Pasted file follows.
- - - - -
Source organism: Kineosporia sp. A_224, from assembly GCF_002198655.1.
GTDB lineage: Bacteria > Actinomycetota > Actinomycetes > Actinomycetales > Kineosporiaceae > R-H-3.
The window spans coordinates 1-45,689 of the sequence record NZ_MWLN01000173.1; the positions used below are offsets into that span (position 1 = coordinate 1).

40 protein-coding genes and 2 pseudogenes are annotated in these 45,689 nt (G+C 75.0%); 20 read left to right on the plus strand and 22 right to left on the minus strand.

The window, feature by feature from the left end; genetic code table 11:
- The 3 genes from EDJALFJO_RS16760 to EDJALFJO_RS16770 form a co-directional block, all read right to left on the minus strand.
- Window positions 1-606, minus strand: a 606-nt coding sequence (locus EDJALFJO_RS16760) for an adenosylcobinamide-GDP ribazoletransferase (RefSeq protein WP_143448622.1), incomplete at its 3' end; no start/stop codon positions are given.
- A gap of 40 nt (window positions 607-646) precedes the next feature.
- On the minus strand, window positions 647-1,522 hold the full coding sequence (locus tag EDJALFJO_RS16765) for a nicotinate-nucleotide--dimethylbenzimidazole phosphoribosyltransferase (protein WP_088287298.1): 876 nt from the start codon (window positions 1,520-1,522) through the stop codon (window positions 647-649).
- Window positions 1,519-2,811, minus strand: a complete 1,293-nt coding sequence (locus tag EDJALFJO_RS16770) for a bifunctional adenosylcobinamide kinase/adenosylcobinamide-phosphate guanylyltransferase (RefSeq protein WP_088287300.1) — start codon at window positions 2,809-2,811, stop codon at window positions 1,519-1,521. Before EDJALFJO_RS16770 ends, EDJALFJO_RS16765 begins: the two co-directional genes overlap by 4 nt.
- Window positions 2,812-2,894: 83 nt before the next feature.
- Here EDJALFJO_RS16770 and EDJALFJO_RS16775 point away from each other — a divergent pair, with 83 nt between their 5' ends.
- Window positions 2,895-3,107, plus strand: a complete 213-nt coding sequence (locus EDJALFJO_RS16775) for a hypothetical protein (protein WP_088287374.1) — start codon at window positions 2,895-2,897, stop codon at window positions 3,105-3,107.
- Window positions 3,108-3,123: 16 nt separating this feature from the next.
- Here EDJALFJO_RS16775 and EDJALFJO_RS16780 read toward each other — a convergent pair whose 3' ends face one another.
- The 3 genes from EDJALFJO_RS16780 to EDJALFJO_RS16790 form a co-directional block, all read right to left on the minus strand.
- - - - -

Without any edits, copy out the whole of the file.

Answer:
Source organism: Kineosporia sp. A_224, from assembly GCF_002198655.1.
GTDB lineage: Bacteria > Actinomycetota > Actinomycetes > Actinomycetales > Kineosporiaceae > R-H-3.
The window spans coordinates 1-45,689 of the sequence record NZ_MWLN01000173.1; the positions used below are offsets into that span (position 1 = coordinate 1).

40 protein-coding genes and 2 pseudogenes are annotated in these 45,689 nt (G+C 75.0%); 20 read left to right on the plus strand and 22 right to left on the minus strand.

The window, feature by feature from the left end; genetic code table 11:
- The 3 genes from EDJALFJO_RS16760 to EDJALFJO_RS16770 form a co-directional block, all read right to left on the minus strand.
- Window positions 1-606, minus strand: a 606-nt coding sequence (locus EDJALFJO_RS16760) for an adenosylcobinamide-GDP ribazoletransferase (RefSeq protein WP_143448622.1), incomplete at its 3' end; no start/stop codon positions are given.
- A gap of 40 nt (window positions 607-646) precedes the next feature.
- On the minus strand, window positions 647-1,522 hold the full coding sequence (locus tag EDJALFJO_RS16765) for a nicotinate-nucleotide--dimethylbenzimidazole phosphoribosyltransferase (protein WP_088287298.1): 876 nt from the start codon (window positions 1,520-1,522) through the stop codon (window positions 647-649).
- Window positions 1,519-2,811, minus strand: a complete 1,293-nt coding sequence (locus tag EDJALFJO_RS16770) for a bifunctional adenosylcobinamide kinase/adenosylcobinamide-phosphate guanylyltransferase (RefSeq protein WP_088287300.1) — start codon at window positions 2,809-2,811, stop codon at window positions 1,519-1,521. Before EDJALFJO_RS16770 ends, EDJALFJO_RS16765 begins: the two co-directional genes overlap by 4 nt.
- Window positions 2,812-2,894: 83 nt before the next feature.
- Here EDJALFJO_RS16770 and EDJALFJO_RS16775 point away from each other — a divergent pair, with 83 nt between their 5' ends.
- Window positions 2,895-3,107, plus strand: a complete 213-nt coding sequence (locus EDJALFJO_RS16775) for a hypothetical protein (protein WP_088287374.1) — start codon at window positions 2,895-2,897, stop codon at window positions 3,105-3,107.
- Window positions 3,108-3,123: 16 nt separating this feature from the next.
- Here EDJALFJO_RS16775 and EDJALFJO_RS16780 read toward each other — a convergent pair whose 3' ends face one another.
- The 3 genes from EDJALFJO_RS16780 to EDJALFJO_RS16790 form a co-directional block, all read right to left on the minus strand.